September 2018
Volume 18, Issue 10
Open Access
Vision Sciences Society Annual Meeting Abstract  |   September 2018
Frontoparietal cortex encodes task set only when it is needed
Author Affiliations
  • Shinyoung Jung
    Department of Psychology, Chungnam National University
  • Suk Won Han*
    Department of Psychology, Chungnam National University
Journal of Vision September 2018, Vol.18, 981. doi:10.1167/18.10.981
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      Shinyoung Jung, Suk Won Han*; Frontoparietal cortex encodes task set only when it is needed. Journal of Vision 2018;18(10):981. doi: 10.1167/18.10.981.

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      © ARVO (1962-2015); The Authors (2016-present)

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Abstract

The present study investigated how the frontoparietal network of the human brain is engaged when a task set is formulated, maintained, and executed. In an fMRI experiment, participants performed a cued-switching task. The target stimulus was created by superimposing an image of a face and an image of a building. At the beginning of each trial, a cue, indicating whether the face or the building should be attended, was presented. In the face task trials, participants performed the gender identification task (male/female), while in the building task trials, the building structure discrimination (1 story/ 2 story) was performed. The cue and target presentations were separated by jittered intervals (4, 8, or 12 secs). Importantly, we intended to include long intervals (8 or 12 secs) to separately examine cue- and target-evoked activities. As results, the frontoparietal regions (lateral prefrontal cortex and intraparietal sulcus) showed transient responses at the onsets of the cue and target. Notably, we found no evidence that the cue evokes sustained activation, preparing for the target presentation. Subsequent multivariate pattern analysis (MVPA) revealed that the two tasks elicited differential activation patterns from the frontoparietal regions. However, the task sets were able to be decoded only from target-evoked activation, p's < .05. The cue-evoked activity did not encode any task information. These findings challenge the predominant account that task cues evoke sustained activation, encoding task representations. Instead, we suggest that the coding of task sets in the frontoparietal regions becomes apparent at the moment when the task rule should be applied (target onset). This supports the adaptive coding model of the human brain, suggesting that the frontoparietal regions' task coding is determined by task demands (Woolgar, Hampshire, Thompson, & Duncan, 2011).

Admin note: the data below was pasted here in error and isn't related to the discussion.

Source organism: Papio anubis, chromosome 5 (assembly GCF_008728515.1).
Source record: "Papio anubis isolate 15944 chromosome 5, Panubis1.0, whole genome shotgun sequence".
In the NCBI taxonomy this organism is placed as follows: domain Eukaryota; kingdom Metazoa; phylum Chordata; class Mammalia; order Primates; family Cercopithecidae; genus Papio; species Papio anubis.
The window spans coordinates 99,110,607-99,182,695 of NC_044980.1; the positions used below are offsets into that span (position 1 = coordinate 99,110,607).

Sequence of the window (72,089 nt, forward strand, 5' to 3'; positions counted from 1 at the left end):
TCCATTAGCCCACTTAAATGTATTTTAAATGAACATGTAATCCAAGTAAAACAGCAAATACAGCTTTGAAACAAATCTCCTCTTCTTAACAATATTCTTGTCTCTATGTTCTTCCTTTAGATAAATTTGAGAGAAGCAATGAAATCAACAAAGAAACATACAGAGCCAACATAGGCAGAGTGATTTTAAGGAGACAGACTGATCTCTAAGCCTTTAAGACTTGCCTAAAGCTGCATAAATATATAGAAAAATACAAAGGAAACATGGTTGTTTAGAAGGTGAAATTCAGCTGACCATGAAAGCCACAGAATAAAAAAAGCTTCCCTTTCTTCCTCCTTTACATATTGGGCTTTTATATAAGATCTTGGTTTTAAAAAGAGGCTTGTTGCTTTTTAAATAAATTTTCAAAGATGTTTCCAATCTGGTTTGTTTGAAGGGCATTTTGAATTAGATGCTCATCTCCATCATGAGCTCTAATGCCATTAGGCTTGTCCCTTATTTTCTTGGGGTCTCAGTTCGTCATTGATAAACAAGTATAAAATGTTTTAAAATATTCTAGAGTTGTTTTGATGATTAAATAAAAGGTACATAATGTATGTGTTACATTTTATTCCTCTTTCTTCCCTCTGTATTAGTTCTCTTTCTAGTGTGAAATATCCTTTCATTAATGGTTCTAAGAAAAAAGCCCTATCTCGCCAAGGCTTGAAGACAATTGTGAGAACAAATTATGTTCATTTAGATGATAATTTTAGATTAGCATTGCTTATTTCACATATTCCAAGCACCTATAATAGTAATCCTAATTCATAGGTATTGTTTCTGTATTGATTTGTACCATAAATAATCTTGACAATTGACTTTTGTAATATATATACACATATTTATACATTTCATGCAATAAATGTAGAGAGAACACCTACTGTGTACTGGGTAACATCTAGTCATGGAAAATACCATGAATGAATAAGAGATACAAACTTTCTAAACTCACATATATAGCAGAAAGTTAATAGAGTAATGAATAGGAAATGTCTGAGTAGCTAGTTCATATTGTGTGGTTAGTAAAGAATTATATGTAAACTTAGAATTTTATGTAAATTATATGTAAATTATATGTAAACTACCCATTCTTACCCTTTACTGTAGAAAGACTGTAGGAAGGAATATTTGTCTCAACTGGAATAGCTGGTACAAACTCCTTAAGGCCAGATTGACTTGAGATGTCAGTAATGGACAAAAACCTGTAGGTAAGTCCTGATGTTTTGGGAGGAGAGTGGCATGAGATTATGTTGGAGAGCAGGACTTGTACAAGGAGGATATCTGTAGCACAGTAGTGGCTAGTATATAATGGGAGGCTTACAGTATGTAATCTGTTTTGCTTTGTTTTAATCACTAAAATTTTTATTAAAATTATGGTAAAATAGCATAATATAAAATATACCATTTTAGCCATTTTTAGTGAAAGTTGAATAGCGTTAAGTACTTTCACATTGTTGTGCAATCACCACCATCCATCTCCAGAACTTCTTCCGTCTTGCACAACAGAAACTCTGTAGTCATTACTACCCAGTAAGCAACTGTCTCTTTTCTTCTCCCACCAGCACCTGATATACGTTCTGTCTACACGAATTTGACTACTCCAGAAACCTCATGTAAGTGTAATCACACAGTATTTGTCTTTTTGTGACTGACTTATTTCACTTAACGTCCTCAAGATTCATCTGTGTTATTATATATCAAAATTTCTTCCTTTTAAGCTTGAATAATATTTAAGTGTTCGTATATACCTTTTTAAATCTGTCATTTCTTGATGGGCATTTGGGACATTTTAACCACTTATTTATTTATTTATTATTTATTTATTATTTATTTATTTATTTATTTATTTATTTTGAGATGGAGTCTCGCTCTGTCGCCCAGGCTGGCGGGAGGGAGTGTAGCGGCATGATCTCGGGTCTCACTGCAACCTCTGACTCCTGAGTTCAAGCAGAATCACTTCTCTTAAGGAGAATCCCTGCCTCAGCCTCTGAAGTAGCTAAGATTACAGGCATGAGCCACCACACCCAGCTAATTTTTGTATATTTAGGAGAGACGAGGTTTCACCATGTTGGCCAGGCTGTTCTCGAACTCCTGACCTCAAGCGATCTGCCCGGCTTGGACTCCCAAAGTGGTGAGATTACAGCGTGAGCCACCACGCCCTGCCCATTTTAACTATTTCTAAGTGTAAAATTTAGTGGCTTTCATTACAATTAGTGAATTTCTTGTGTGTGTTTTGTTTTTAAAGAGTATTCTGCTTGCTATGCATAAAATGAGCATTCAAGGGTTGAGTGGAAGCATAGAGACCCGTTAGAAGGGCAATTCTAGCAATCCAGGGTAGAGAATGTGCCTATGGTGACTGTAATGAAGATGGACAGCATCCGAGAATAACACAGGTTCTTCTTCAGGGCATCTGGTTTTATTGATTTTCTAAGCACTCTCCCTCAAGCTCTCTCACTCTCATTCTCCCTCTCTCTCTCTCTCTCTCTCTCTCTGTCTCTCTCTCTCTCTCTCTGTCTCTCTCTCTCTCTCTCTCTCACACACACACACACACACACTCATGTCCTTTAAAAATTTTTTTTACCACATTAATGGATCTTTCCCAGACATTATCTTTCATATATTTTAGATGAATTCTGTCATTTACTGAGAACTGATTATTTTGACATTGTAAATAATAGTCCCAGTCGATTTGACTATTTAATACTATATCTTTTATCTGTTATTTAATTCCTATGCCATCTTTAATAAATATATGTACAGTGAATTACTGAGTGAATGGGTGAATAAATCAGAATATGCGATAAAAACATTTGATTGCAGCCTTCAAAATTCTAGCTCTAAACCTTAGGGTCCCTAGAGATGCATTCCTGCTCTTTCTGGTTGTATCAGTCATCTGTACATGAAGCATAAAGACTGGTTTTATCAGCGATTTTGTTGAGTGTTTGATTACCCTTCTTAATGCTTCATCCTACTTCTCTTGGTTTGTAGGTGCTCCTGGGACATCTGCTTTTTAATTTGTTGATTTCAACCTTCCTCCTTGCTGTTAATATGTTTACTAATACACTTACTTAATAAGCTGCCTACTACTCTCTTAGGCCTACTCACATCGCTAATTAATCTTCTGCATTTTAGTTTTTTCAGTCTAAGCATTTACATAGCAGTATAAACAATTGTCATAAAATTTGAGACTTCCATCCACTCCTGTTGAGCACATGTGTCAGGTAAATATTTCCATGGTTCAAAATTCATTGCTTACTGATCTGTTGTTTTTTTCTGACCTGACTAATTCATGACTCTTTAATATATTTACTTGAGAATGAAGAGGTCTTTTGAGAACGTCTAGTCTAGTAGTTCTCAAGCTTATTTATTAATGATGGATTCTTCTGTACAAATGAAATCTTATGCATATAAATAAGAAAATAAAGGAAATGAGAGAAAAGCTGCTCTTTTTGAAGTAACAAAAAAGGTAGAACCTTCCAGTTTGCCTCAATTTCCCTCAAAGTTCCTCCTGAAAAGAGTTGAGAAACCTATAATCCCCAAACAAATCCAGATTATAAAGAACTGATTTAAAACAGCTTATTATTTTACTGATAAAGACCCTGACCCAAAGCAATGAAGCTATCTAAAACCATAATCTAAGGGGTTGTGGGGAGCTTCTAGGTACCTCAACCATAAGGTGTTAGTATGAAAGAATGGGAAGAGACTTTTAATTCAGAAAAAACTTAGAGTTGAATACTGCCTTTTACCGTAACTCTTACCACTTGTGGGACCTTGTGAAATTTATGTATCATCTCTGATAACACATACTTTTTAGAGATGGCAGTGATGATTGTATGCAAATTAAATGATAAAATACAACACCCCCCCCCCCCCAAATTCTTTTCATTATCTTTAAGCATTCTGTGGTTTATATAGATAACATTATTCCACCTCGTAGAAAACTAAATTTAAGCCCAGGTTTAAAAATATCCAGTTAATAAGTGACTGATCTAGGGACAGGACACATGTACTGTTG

Meeting abstract presented at VSS 2018

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